How To Use 'Concepts' To Make Your Copywriting More Persuasive
By Mike Jezek Copyright 2007 Mike Jezek. All rights reserved.
Remember the BluBlocker infomercials? The genius behind this was Joe Sugarman. His irresistible copywriting was responsible for selling over 20 million pairs of BluBlocker sunglasses.
If you read Joe Sugarman's book, "Advertising Secrets of the Written Word" you'll see that one of his biggest secrets to writing mouthwatering copy is to "sell the concept behind the product." In fact, according to Joe this clever copywriting strategy can help you to outperform the ads and sales letters of competitors who've been entrenched in your market for decades.
To elaborate more on this concept, as you plan your marketing piece or sales presentation, ask yourself the question "What is the concept or the end result I'm selling to people?"
Then structure your copy in a way where you start selling the concept, the company or yourself, and then sell the product. At this point you'll go into describing the benefits of how your product will improve their lives and so on.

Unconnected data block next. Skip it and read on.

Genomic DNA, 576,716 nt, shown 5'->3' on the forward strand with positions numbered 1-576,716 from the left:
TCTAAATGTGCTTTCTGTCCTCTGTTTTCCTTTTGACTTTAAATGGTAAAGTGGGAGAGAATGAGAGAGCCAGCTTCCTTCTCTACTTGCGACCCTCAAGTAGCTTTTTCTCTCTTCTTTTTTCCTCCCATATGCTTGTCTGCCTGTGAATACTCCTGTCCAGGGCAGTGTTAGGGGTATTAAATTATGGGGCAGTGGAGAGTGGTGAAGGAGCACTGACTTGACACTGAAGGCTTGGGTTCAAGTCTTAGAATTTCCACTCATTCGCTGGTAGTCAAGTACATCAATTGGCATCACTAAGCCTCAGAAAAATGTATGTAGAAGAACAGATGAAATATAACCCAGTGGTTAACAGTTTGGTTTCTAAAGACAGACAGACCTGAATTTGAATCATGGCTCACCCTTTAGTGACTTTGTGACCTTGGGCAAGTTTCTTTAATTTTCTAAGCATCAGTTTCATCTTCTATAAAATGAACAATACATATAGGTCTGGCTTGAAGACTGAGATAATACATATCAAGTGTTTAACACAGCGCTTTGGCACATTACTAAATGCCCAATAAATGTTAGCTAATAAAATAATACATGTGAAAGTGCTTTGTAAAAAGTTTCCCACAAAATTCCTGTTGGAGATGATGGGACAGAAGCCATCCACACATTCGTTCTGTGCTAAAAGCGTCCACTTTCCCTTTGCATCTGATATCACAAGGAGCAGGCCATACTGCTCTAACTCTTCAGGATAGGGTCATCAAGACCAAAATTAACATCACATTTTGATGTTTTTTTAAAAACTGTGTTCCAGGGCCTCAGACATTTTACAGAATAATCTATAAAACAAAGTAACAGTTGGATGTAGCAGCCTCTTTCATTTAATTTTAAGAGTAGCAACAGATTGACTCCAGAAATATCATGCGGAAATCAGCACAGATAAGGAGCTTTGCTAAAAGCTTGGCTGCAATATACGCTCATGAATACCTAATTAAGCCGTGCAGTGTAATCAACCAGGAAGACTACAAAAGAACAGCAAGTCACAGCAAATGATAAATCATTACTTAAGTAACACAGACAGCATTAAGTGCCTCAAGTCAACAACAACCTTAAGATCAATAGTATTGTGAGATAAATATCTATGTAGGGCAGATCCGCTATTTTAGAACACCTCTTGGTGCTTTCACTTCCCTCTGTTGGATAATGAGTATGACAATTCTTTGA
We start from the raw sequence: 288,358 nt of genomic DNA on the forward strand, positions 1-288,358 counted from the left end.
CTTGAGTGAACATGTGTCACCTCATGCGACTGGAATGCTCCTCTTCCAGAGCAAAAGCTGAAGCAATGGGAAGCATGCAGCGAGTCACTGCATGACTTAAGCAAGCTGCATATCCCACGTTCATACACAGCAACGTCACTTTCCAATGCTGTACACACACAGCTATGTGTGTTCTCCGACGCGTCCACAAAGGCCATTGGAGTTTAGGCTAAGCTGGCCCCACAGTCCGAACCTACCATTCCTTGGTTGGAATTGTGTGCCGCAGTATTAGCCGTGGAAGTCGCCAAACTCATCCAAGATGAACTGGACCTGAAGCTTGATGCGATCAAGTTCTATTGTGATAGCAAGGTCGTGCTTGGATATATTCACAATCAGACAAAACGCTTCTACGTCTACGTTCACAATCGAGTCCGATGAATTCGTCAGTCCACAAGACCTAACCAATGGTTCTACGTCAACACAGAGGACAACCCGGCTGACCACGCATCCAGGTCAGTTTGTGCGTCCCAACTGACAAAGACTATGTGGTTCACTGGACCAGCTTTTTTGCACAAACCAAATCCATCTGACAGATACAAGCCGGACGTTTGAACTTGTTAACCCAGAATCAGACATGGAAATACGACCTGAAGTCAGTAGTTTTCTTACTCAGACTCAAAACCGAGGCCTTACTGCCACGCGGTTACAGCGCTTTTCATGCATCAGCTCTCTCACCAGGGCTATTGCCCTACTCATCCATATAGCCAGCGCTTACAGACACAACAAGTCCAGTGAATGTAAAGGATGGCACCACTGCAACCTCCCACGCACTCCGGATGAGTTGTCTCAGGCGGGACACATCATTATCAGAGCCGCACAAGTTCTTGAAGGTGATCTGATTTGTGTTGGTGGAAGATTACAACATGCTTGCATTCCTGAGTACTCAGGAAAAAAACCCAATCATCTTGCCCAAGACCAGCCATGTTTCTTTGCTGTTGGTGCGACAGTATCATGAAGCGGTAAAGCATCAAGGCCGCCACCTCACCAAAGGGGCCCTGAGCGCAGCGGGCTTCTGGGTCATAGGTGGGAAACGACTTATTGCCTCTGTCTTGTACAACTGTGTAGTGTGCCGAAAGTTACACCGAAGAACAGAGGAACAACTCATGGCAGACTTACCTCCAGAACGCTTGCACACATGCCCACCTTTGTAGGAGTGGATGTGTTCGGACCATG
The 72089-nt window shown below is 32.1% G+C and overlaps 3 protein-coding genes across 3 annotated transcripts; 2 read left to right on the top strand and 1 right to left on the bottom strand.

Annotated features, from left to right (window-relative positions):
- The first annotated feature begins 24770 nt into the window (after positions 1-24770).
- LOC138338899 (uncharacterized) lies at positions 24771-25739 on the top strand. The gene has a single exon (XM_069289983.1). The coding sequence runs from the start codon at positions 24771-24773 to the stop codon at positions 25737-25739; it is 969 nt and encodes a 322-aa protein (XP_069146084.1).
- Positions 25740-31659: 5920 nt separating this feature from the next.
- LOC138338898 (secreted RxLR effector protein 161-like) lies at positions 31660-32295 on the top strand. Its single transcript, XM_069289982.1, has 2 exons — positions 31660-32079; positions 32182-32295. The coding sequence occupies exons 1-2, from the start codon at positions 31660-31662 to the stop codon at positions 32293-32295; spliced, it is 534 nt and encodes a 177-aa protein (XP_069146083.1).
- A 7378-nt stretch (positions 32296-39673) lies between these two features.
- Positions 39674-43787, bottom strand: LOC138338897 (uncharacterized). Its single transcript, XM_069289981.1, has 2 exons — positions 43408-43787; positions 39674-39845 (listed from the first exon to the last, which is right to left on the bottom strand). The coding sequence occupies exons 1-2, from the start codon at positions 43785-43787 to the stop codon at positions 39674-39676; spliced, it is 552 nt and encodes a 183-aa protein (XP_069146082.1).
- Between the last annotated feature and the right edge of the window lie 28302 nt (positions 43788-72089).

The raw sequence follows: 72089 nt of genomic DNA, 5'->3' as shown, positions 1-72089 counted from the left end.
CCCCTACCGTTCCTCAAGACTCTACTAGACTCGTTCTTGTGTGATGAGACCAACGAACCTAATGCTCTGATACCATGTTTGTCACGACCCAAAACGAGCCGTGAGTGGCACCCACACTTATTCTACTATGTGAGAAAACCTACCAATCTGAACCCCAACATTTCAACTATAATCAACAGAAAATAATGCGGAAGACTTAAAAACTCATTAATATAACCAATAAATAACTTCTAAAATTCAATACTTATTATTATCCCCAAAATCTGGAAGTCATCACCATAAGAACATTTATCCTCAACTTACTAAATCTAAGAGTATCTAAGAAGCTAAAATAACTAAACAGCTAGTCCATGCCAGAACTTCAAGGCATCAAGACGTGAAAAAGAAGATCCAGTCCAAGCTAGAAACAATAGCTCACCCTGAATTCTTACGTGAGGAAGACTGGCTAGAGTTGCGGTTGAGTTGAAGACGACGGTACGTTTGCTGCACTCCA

Example: Joe Sugarman wrote a book titled Triggers which reveals 30 psychological triggers he discovered that enabled him to sell his products like crazy.
In the online sales letter for his book, you'll notice that his sales letter leads with the concept of being able to influence and persuade people - and the coveted power this would give you in the business world. Then the sales letter explains that using these psychological triggers is a more powerful approach for direct sales people and copywriters than the usual closes and sales pitches. Next, this sales letter introduces Joe, and his credentials.
(So ... at this point, you're sold on wanting the power to influence and persuade people, you're sold on the idea that you should be selling with Triggers instead of using traditional selling techniques, and you're sold on the belief that you should listen to Joe Sugarman's advice.)
Lastly, the sales letter introduces Joe's book Triggers and then lists the benefits and features of it.
Most copywriters would have went straight into pitching the benefits of buying Joe's book, but instead the concept was sold first, then the book. Consequently, this website sales letter pulled like gang-busters.
As you think about applying this concept to your business I want you to realize that you don't have to spend several pages selling the concept. Just one or two well-written paragraphs of copy can do the trick.